LONDON, Ohio — Foods with labels indicating they were made with genetically modified ingredients are coming soon to a grocery store near you. But what are the implications of GMO labeling for the parts of the food industry that the public seldom sees?
“There has been a lot of discussion in the media about whether GMO labels are a good idea or a bad idea,” said Matt Roberts, agricultural economist for the College of Food, Agricultural, and Environmental Sciences at The Ohio State University.
“But the truth is more complicated, because, as economists, we need to know the costs and benefits. And one of the things that really hasn’t been discussed well anywhere is what are the impacts of labeling on the food system?”
Roberts will oversee a panel discussion on the issue, “GMO Labeling and the U.S. Food System,” at 10-11 a.m. Sept. 20 at Farm Science Review.
The Review is an annual trade show at the Molly Caren Agricultural Center in London, Ohio, about 25 miles west of Columbus. The college runs the Caren center and sponsors the Review, which is Sept. 20-22 this year.
The GMO issue has gained more attention in recent weeks as Congress passed and President Barack Obama signed legislation requiring most food labels to indicate — with text, a symbol or a QR code readable by smartphone — whether the food contains GMO ingredients. The U.S. Department of Agriculture now has two years to write the rules that will put the legislation into effect.
The federal law pre-empts a Vermont state law passed in 2014, which would have taken effect in July. Advocates of the Vermont law have cried foul over the federal legislation, as the state law was more stringent and would have required such items be more clearly labeled with specific wording, “produced with genetic engineering.”
Adding to the debate is the growing popularity of voluntary labels verifying that a food does not contain GMO ingredients.
“All the evidence is that these products are in every way equivalent for consumers and are nearly indistinguishable from each other,” Roberts said. “But consumers really care about GMO labeling. It’s happening.”
Panelists during the discussion will be Ian Sheldon, Andersons Chair of Agricultural Marketing at Ohio State; Ken Foster, professor and head of the Department of Agricultural Economics at Purdue University; and Andy Vollmar, food and feed ingredient manager of The Andersons Grain Group.
The agricultural economics-focused panel discussion has become an annual event at the Review, held in the Tobin Building on Beef Street on the west side of the Review grounds.
Roberts said the effects of GMO labeling could ripple throughout the food production and distribution systems.
“What does a national GMO labeling standard mean for changes in crops that are being planted?” he said. “If we see an increase in demand for non-GMO crops, what does that do to the marketing channel — storage and transportation — in segregating GMO and non-GMO crops? Are there differences in implications on the food chain between labels that say ‘contains GMOs’ versus a ‘non-GMO’ label?”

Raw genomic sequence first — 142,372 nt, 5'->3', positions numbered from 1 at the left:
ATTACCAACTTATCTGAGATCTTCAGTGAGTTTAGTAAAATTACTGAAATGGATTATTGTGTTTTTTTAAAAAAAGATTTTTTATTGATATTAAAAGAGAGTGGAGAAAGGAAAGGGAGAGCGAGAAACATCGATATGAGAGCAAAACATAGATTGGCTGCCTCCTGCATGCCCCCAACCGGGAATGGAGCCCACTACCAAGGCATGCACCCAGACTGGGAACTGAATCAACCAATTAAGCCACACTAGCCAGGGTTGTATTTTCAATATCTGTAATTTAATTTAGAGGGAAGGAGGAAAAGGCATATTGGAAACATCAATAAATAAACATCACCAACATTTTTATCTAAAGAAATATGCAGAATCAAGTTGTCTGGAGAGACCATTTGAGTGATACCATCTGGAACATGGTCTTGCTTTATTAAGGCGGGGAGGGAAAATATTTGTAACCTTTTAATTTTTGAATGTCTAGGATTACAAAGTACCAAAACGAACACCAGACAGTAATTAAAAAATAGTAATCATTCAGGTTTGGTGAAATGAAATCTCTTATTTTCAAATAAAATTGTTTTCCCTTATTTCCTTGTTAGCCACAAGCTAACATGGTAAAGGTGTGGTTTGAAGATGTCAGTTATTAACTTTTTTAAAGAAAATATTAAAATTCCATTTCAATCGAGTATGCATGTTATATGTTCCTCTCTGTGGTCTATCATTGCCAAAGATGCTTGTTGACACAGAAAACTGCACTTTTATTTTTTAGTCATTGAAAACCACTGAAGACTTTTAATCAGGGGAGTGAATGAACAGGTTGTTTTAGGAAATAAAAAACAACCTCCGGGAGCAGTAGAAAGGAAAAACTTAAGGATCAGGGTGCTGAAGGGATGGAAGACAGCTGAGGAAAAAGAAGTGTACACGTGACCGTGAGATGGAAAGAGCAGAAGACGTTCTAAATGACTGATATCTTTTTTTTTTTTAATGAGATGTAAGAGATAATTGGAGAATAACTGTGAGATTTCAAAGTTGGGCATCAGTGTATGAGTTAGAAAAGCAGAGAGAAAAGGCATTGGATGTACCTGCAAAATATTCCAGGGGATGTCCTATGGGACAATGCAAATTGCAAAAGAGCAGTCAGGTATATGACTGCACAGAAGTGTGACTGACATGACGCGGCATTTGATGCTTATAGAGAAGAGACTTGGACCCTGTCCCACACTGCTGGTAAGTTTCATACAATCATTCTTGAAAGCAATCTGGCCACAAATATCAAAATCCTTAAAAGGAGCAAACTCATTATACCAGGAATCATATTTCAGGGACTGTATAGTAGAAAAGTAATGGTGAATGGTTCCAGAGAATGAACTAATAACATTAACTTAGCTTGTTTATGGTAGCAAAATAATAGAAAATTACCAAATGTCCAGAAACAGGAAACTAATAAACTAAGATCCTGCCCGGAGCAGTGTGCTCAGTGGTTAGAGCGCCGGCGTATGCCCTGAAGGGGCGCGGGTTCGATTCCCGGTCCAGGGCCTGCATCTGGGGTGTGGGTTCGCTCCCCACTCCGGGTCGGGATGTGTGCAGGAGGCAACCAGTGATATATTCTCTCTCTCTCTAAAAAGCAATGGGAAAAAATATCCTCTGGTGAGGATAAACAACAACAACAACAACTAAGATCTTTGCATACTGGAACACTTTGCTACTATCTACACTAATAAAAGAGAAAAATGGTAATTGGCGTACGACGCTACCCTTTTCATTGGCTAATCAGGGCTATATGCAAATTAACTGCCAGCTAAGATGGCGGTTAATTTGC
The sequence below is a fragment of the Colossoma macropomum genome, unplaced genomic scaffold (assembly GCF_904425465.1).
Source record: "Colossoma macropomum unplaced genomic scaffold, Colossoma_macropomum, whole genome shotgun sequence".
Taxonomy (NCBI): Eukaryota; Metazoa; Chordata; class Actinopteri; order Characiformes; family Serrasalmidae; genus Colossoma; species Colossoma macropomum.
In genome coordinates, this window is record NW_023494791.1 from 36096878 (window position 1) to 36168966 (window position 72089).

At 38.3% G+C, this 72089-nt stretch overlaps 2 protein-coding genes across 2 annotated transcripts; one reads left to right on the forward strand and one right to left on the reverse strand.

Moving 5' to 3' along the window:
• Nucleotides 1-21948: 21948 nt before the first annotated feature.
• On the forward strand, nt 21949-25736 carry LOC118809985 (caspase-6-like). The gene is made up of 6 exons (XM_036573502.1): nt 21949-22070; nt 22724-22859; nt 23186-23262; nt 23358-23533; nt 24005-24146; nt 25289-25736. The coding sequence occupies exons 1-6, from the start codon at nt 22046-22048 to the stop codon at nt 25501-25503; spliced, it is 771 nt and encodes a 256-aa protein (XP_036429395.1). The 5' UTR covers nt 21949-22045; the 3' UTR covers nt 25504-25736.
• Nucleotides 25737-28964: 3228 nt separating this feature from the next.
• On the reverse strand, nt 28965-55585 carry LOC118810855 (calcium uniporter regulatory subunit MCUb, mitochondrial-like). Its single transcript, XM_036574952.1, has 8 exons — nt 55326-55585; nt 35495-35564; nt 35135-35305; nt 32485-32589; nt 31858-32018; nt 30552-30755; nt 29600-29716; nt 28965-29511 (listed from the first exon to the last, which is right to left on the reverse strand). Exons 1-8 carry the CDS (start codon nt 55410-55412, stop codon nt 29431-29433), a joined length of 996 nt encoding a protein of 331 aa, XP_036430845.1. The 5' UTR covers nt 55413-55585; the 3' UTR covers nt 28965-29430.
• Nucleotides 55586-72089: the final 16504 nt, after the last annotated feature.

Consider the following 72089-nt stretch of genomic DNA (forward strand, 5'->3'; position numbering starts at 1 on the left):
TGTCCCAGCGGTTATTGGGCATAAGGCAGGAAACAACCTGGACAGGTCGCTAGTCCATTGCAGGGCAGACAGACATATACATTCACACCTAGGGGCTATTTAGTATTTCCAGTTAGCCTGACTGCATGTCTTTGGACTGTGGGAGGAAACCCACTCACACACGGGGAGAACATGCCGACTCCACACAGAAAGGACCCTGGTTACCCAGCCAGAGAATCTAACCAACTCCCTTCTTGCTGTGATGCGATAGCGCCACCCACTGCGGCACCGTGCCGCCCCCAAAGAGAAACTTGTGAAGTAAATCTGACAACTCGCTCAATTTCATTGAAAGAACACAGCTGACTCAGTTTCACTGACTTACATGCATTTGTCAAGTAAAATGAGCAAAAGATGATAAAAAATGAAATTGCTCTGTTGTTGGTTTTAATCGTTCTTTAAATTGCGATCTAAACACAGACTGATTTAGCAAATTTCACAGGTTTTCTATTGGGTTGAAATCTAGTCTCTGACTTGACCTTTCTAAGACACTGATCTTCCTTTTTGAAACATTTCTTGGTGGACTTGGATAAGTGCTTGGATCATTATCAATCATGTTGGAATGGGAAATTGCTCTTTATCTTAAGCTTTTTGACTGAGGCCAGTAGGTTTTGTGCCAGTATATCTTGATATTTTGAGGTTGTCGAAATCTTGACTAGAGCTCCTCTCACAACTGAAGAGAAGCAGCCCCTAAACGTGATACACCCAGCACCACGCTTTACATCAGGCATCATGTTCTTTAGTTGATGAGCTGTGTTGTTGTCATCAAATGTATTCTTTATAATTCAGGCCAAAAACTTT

Roberts hopes the discussion provides food for thought for farmers, journalists, legislators and policymakers.
“I would like everyone to come away with a better understanding of the subtle costs — the potentially large costs — involved with GMO labeling,” Roberts said. “We do have markets for non-GMO crops, they do exist, but they are a very small part of the overall market. So what happens if in a very short time period we rapidly expand that? Is this something that is relatively easy and well understood, or will this create a lot of dislocation?”
Implications include logistics in the segregation of GMO and non-GMO food items, he said — “all of that end-to-end processing that is almost a black box to consumers. People know that it exists, we know that crops are grown and they show up a little while later on our store shelves, but everything in between is pretty opaque.
“What I would like to do is shed a little light on what GMO labeling can do to these intermediate steps.”
The panel discussion is included with admission to the Review, which is $7 in advance, $10 at the gate, and free for children 5 and younger. Attendees can also browse among more than 600 exhibitors displaying more than 4,000 product lines. Free wagon shuttles from the west end of the Review’s main grounds take visitors to presentations at the nearby Gwynne Conservation Area and field demonstrations of harvesting and other equipment.
Organizers expect total attendance to top 110,000. Hours are 8 a.m. to 5 p.m. Sept. 20-21 and 8 a.m. to 4 p.m. Sept. 22. Details are at fsr.osu.edu.